With the popularity of craft beer on the rise, state legislators across the nation have been re-examining their laws to allow for greater growth in the industry, from statutory changes that help increase production to the removal of restrictions on self-distribution. That trend has continued in 2018, with South Dakota and Kansas among the states exploring proposals to assist craft brewers.
In August, Apple Inc. announced that the company would locate its new data center in Waukee, Iowa. The technology giant will receive more than $200 million in state and local tax incentives to build the $1.3 billion facility on a 2,000-acre site in the Des Moines suburb.
In September, Amazon announced its search for a second North American corporate headquarters, known as HQ2. The scale and scope of the project — the e-commerce giant is expected to invest more than $5 billion in the facility and employ up to 50,000 high-paid workers — captured not only headlines, but the attention of state and local officials.
A very public competition has ensued, and at least one Midwestern state, Illinois, is right in the middle of it.
“I’m excited about our chances for [landing] HQ2,” Illinois Rep. Mike Zalewski says. Earlier this year, he was part of an effort to reform and reinstate a long-standing Illinois incentives program known as EDGE, which is among the programs that the state could use in its pursuit.
“For every Amazon, there’s a lot more 40- or 50-person manufacturers looking to move to Illinois or to grow their business [here], and we want them to succeed,” Zalewski says. “EDGE is designed ... to help both the big fries and the small fries.”
The role of state incentives (tax credits, tax exemptions, grants, low-interest loans, etc.) has gotten increased attention in the Midwest during the latter part of 2017. In September, around the same time Illinois began making its Amazon pitch, Wisconsin was closing the deal on what lawmakers say is the biggest economic development project in that state’s history.
Indiana is planning to invest more than $20 million over the next two years into two grant programs that prepare workers to fill existing and looming job vacancies. Under the Next Level Jobs Initiative, the state will pay for workers to get trained at Indiana’s community colleges and help employers train their new hires.
The state currently has approximately 95,000 job openings, and by 2025, another 1 million are expected due to retirements and the creation of new positions. Many of these will be jobs that require some level of education or training beyond high school. According to the National Skills Coalition, by 2024, 55 percent of Indiana’s jobs will be considered “middle skill” — those requiring less than a four-year college degree but calling for some degree, certification or training beyond a high school diploma.
With a $20 million appropriation in the state’s new biennial budget, Indiana lawmakers once again affirmed their belief in a public-private partnership designed to further develop one of the state’s existing economic strengths — its life sciences industry.
“The jobs in this sector are high-paying, and the capital investments by businesses create large benefits to our economy,” says Sen. Mark Messmer, chair of the Indiana Senate Commerce and Technology Committee. The Indiana Bioscience Research Institute began four years ago with $50 million in funding. The state provided half of that start-up money, with the rest coming from the state’s universities and private firms.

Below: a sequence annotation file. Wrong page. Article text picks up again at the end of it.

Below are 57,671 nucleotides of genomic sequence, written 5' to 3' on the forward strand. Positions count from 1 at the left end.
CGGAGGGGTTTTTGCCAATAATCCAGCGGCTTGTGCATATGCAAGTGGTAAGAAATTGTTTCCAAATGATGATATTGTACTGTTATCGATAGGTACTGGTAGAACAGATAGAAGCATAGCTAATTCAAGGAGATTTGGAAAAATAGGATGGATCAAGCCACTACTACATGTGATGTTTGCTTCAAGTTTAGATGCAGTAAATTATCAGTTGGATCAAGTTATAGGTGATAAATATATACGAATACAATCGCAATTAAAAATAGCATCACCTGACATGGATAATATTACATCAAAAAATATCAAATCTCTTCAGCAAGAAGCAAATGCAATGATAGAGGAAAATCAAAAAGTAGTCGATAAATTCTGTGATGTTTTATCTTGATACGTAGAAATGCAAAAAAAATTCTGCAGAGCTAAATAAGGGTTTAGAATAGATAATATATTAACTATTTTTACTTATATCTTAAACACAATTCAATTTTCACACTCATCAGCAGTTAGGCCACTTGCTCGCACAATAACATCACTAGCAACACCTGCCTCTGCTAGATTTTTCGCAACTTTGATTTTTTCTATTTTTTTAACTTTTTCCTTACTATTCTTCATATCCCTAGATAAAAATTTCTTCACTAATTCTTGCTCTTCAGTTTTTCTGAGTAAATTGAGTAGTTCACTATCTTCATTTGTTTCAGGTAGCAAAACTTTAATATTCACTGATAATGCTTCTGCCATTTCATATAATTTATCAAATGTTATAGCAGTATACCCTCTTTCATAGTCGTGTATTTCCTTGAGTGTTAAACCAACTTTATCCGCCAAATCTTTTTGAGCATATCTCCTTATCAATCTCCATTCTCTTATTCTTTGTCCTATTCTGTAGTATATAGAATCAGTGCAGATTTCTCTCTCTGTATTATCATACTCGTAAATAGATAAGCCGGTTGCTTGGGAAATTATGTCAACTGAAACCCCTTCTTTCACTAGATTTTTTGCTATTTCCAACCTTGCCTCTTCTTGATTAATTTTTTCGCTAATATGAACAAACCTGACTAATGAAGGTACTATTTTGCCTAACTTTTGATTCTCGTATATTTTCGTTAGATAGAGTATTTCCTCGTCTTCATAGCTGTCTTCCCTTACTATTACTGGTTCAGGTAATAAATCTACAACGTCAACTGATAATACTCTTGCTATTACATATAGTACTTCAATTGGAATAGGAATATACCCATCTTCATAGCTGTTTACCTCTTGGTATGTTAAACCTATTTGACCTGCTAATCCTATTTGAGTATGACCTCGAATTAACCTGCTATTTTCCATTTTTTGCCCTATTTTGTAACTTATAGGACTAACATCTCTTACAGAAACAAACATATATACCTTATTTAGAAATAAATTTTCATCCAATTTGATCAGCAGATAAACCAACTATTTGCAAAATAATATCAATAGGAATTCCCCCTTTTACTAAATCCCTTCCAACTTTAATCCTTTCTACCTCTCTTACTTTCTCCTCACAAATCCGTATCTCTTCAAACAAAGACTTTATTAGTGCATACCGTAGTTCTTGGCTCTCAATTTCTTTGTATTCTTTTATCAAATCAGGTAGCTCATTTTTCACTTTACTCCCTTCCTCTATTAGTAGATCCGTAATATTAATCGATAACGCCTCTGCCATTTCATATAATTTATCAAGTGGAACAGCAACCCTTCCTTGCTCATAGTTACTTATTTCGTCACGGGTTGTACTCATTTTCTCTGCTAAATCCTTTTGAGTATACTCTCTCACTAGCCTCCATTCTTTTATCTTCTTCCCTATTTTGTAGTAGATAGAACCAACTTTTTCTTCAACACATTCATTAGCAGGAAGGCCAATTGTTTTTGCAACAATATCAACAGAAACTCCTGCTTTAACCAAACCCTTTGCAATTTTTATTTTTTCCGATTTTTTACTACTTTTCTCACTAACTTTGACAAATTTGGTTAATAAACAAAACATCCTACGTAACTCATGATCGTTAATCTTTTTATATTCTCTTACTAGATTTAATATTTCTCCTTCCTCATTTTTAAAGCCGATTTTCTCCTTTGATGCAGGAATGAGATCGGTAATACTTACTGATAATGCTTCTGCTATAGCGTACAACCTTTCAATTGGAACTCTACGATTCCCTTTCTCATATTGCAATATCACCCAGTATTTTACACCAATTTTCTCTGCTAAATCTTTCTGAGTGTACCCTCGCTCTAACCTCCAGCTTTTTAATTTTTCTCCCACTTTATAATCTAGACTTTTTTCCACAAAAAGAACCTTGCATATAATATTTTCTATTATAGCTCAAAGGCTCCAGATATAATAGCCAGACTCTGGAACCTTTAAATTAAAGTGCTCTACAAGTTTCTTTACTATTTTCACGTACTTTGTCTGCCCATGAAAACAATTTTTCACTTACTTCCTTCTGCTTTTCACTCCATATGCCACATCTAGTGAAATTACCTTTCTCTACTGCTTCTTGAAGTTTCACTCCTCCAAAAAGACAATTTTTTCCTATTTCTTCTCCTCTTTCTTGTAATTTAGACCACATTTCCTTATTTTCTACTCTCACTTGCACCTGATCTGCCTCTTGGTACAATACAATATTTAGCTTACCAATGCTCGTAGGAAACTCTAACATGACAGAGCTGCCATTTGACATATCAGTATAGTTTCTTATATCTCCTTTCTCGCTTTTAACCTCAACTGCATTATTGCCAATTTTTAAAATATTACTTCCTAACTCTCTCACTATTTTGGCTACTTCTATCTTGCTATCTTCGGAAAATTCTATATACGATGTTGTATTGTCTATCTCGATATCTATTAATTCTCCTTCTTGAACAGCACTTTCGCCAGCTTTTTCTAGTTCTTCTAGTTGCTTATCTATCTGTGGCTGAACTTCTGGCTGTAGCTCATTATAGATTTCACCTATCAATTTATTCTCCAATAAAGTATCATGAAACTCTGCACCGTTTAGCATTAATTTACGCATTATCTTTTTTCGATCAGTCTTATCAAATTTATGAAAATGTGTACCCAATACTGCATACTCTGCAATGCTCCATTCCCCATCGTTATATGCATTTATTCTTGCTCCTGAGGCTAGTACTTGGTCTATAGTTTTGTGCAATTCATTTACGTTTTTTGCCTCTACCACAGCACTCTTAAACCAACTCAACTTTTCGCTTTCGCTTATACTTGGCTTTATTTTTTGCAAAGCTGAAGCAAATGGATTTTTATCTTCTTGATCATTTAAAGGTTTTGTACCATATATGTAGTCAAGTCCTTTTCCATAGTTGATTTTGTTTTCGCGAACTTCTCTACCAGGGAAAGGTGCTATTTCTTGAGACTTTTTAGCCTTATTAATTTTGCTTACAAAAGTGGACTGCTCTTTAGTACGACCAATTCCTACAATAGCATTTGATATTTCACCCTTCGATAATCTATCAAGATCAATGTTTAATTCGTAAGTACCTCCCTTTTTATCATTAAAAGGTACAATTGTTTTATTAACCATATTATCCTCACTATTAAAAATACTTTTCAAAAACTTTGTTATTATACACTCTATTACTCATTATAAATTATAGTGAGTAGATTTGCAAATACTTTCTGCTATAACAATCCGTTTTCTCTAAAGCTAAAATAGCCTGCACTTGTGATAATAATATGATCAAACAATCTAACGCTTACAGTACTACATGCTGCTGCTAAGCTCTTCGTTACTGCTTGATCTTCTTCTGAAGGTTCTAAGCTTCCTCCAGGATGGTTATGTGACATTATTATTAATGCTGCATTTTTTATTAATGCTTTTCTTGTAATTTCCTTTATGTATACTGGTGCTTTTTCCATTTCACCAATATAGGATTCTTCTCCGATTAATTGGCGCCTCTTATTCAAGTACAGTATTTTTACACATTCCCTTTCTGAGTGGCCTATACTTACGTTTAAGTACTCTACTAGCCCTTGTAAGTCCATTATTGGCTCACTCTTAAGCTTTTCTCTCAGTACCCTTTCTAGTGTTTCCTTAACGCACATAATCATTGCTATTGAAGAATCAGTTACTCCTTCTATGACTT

The institute provides a collaborative environment for private industries and academic researchers; the state’s hope is that this public-private research results in the commercialization of new ideas, as well as advances in areas such as heart disease, diabetes and nutrition.
Brownfields — former industrial and commercial sites that have been abandoned and are contaminated by pollutants or other hazardous materials — are among the hardest sites to redevelop for other business or residential purposes.
Seven years ago, Kansas lawmakers adopted new incentives for individuals to move to the state and make one of its 77 rural counties their new home. The Rural Opportunity Zones program offers a mix of income tax waivers (for up to five years) and student-loan repayments of $15,000. But as much as he supports the idea, Kansas Rep. Troy Waymaster says another part of the economic challenges for rural areas must somehow be met.
“The problem is when there is no job for them to take, [people] probably are not going to move [to the rural counties],” he notes. “This is the other half of the equation: how you get jobs to move back.”
This year, he introduced the Ad Astra Rural Jobs Act (HB 2168), which would provide tax credits to investors who help businesses expand, locate or relocate in Kansas’ rural areas, many of which are struggling due to trends in their two dominant industries: agriculture and oil. In both sectors, commodity prices are low.
In 2015, lawmakers in North Dakota passed legislation (SB 2057) requiring the legislature to undertake an evaluation of 21 of the state’s tax incentive programs at least once every six years. According to Pew’s Business Incentives Initiative, North Dakota is one of 21 states (four in the Midwest; see map at right) that have passed laws since 2012 requiring regular evaluations of tax incentive programs offered by the state.
Imagine being in your mid- to late 20s and walking into a workplace for the very first time as an employee. For many of today’s young Americans, this delayed entry into the workforce has become a harsh reality. During the Great Recession, unemployment rates soared for all age groups.
But young people were hit particularly hard: In April 2010, the jobless rate for people between the ages of 16 and 24 reached a record high of nearly 20 percent. Today, youth unemployment in the United States still tops 10 percent, more than double the overall jobless rate.